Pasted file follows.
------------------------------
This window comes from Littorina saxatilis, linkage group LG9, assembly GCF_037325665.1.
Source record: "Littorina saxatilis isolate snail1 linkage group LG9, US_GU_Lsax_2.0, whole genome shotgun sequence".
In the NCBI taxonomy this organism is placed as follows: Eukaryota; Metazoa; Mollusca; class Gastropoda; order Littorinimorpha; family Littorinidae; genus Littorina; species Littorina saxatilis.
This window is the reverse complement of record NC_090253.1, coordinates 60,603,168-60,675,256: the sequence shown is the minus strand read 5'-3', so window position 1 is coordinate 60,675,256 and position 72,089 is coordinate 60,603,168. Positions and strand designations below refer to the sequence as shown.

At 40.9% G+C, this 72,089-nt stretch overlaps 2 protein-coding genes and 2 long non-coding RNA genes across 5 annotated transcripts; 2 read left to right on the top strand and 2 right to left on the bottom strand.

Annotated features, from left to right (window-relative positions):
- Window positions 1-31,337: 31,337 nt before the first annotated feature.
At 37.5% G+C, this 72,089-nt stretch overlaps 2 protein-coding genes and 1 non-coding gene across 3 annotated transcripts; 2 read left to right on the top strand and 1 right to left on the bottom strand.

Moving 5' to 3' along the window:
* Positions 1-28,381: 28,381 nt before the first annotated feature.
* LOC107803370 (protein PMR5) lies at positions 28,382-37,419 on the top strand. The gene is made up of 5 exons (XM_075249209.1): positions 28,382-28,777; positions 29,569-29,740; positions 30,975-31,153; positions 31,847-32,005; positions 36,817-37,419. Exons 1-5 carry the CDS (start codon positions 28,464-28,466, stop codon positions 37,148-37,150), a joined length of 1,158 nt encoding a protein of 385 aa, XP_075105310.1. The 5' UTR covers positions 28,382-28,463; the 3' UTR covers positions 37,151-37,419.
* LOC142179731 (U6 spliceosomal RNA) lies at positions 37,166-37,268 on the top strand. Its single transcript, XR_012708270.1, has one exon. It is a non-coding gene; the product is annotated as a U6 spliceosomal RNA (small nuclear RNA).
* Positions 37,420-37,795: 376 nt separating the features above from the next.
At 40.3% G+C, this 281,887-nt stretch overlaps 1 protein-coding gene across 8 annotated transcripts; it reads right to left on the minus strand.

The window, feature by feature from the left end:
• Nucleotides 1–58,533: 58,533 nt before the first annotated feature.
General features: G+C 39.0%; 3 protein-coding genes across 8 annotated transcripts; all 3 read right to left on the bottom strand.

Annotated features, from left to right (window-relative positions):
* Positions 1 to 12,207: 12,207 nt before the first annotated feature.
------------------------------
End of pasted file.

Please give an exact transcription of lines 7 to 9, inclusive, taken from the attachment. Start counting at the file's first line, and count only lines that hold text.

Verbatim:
- Window positions 1-31,337: 31,337 nt before the first annotated feature.
At 37.5% G+C, this 72,089-nt stretch overlaps 2 protein-coding genes and 1 non-coding gene across 3 annotated transcripts; 2 read left to right on the top strand and 1 right to left on the bottom strand.

Moving 5' to 3' along the window: